There was evidence of negligence on the part of the payee's superintendent with respect to the work, and of his incompetency, which, however, was not known to the payee at the time; and the evidence shows dishonesty on the part of the payee's cashier on the job, through which several items, relatively small, however, were included in the vouchers which were not properly chargeable to the work, but this was not known to the payee until long after the work was completed. The learned trial court held that the evidence tending to impeach the vouchers upon which the original notes were given was sufficient to require the plaintiff to bear the burden of showing to what extent the vouchers were correct. The plaintiff failed to bear that burden, and the court determined the amount to be deducted from the notes in suit by determining what the work should have cost, if it had been skillfully and honestly performed. The learned counsel for the appellant contends that the nature and extent of the evidence tending to impeach the vouchers was not sufficient to constitute a prima facie impeachment of all the vouchers, and that it did not warrant the ruling to that effect made by the trial court; but, in the view I take of the case, it is unnecessary to consider or to decide whether that ruling was right, or whether the theory on which that issue was decided was correct, for I deem it an immaterial issue herein.
The plaintiff was the principal, but not the sole, banker of the payee of the notes, and since March 9, 1903, it has been represented on the board of directors of the payee by Mr. Kelsey, its president, and Mr. Stanley, its second vice president, treasurer, and the manager of its banking department, and by three others, forming a majority of the board. Kelsey was also chairman of the payee's finance committee, which had general charge of the contracts to be taken by the payee and of its finances. Stanley was also a member of the finance committee, and was one of the two members of the auditing committee of the payee. It is unnecessary at this point further to consider the relations between the plaintiff and the payee of the notes, for the trial court properly found that they remained separate and distinct corporations and that the payee was not a subsidiary of the plaintiff.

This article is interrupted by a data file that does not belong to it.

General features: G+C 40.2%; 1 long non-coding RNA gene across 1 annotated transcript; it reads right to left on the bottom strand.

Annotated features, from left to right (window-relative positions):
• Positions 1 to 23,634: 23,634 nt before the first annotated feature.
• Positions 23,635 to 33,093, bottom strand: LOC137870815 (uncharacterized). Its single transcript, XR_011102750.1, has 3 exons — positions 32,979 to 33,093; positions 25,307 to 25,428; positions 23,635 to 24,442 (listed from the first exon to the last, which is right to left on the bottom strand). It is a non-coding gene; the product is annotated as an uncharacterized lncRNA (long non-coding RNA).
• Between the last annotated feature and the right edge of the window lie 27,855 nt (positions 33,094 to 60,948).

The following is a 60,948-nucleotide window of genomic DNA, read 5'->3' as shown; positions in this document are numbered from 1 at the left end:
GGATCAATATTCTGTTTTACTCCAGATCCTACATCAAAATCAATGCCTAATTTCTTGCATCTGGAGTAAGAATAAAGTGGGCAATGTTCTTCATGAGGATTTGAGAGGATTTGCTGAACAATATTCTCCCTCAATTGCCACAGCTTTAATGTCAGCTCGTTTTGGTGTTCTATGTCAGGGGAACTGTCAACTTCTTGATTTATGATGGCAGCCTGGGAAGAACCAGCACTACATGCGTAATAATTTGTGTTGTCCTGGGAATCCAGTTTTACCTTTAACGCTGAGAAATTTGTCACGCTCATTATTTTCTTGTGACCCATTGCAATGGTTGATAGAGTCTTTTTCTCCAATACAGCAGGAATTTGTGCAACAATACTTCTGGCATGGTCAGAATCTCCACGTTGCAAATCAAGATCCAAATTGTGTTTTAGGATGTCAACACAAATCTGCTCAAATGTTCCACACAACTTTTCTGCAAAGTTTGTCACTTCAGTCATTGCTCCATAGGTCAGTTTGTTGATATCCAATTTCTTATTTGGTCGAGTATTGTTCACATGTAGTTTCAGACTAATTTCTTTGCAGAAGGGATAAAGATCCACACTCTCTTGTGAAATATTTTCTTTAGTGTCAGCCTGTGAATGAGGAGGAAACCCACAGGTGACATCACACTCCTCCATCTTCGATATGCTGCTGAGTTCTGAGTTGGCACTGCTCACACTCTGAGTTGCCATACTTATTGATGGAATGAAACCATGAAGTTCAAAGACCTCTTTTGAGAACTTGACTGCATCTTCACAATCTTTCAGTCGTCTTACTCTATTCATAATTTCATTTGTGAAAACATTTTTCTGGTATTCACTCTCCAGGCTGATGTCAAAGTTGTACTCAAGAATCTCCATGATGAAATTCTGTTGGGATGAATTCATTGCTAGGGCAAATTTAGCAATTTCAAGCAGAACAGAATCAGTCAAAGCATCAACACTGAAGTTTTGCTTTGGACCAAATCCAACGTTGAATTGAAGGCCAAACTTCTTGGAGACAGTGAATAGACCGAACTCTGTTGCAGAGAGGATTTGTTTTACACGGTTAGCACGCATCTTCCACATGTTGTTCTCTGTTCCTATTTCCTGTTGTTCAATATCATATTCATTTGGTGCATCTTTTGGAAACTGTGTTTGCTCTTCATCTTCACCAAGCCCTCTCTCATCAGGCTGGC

The latter part of October, 1912, Pond, the treasurer of the payee, informed Kelsey, the chairman of its finance committee, that he had notes of the defendant about to fall due, and that Horowitz had agreed to take renewal notes for a year therefor. Kelsey informed him that, since Horowitz was absent, the only thing to do was to take the renewal notes. Thereupon the renewal notes, which had been made by the defendant and left with his secretary for delivery, were procured and delivered to the treasurer of the payee. A few days thereafter a demand note of the defendant for the interest on the notes due November 1st was likewise received from him by the payee. That note was paid by him on May 2, 1913, by check inclosed with a letter stating that it was without prejudice or waiver of any rights or claims the maker had against the notes then held by the payee, and that any such rights or claims “on any account in connection with the contract” for the construction work were expressly reserved. The defendant's notes due November 1, 1912, in so far as they had been discounted by the plaintiff, were taken up by the payee's check given that day to the plaintiff for $63,406.38. They were retained by the payee for a few days, and returned to the defendant on receiving from him, as already stated, the notes in suit.